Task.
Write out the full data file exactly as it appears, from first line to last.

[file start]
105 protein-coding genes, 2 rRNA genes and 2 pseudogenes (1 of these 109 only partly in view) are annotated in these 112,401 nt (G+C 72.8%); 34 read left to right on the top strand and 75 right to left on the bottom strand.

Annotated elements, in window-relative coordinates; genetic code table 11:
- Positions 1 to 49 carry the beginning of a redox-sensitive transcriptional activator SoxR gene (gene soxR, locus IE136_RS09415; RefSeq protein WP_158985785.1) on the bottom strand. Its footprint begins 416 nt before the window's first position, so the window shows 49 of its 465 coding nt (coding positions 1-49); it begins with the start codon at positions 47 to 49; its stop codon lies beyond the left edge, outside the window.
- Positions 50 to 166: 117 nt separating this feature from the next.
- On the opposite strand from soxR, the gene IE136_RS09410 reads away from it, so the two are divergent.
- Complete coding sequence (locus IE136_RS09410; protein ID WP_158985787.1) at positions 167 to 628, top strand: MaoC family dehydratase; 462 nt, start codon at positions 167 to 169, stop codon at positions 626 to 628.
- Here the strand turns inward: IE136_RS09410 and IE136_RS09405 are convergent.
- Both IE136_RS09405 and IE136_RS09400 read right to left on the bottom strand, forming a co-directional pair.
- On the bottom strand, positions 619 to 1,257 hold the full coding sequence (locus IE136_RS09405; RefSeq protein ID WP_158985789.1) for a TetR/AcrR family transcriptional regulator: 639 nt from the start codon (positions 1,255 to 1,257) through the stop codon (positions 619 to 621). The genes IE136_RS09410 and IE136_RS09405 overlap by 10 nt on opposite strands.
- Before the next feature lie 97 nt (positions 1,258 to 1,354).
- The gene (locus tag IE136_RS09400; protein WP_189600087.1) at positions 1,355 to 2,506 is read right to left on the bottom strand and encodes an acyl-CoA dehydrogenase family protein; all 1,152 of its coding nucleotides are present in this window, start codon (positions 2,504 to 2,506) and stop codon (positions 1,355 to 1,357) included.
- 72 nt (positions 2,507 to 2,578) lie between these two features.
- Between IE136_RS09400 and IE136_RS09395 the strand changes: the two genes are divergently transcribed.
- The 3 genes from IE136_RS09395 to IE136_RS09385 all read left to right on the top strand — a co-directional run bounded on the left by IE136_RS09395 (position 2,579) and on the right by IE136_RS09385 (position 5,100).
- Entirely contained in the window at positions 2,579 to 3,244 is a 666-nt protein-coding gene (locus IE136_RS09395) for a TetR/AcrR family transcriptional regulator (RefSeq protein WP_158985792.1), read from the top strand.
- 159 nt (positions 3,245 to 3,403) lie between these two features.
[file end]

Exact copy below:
105 protein-coding genes, 2 rRNA genes and 2 pseudogenes (1 of these 109 only partly in view) are annotated in these 112,401 nt (G+C 72.8%); 34 read left to right on the top strand and 75 right to left on the bottom strand.

Annotated elements, in window-relative coordinates; genetic code table 11:
- Positions 1 to 49 carry the beginning of a redox-sensitive transcriptional activator SoxR gene (gene soxR, locus IE136_RS09415; RefSeq protein WP_158985785.1) on the bottom strand. Its footprint begins 416 nt before the window's first position, so the window shows 49 of its 465 coding nt (coding positions 1-49); it begins with the start codon at positions 47 to 49; its stop codon lies beyond the left edge, outside the window.
- Positions 50 to 166: 117 nt separating this feature from the next.
- On the opposite strand from soxR, the gene IE136_RS09410 reads away from it, so the two are divergent.
- Complete coding sequence (locus IE136_RS09410; protein ID WP_158985787.1) at positions 167 to 628, top strand: MaoC family dehydratase; 462 nt, start codon at positions 167 to 169, stop codon at positions 626 to 628.
- Here the strand turns inward: IE136_RS09410 and IE136_RS09405 are convergent.
- Both IE136_RS09405 and IE136_RS09400 read right to left on the bottom strand, forming a co-directional pair.
- On the bottom strand, positions 619 to 1,257 hold the full coding sequence (locus IE136_RS09405; RefSeq protein ID WP_158985789.1) for a TetR/AcrR family transcriptional regulator: 639 nt from the start codon (positions 1,255 to 1,257) through the stop codon (positions 619 to 621). The genes IE136_RS09410 and IE136_RS09405 overlap by 10 nt on opposite strands.
- Before the next feature lie 97 nt (positions 1,258 to 1,354).
- The gene (locus tag IE136_RS09400; protein WP_189600087.1) at positions 1,355 to 2,506 is read right to left on the bottom strand and encodes an acyl-CoA dehydrogenase family protein; all 1,152 of its coding nucleotides are present in this window, start codon (positions 2,504 to 2,506) and stop codon (positions 1,355 to 1,357) included.
- 72 nt (positions 2,507 to 2,578) lie between these two features.
- Between IE136_RS09400 and IE136_RS09395 the strand changes: the two genes are divergently transcribed.
- The 3 genes from IE136_RS09395 to IE136_RS09385 all read left to right on the top strand — a co-directional run bounded on the left by IE136_RS09395 (position 2,579) and on the right by IE136_RS09385 (position 5,100).
- Entirely contained in the window at positions 2,579 to 3,244 is a 666-nt protein-coding gene (locus IE136_RS09395) for a TetR/AcrR family transcriptional regulator (RefSeq protein WP_158985792.1), read from the top strand.
- 159 nt (positions 3,245 to 3,403) lie between these two features.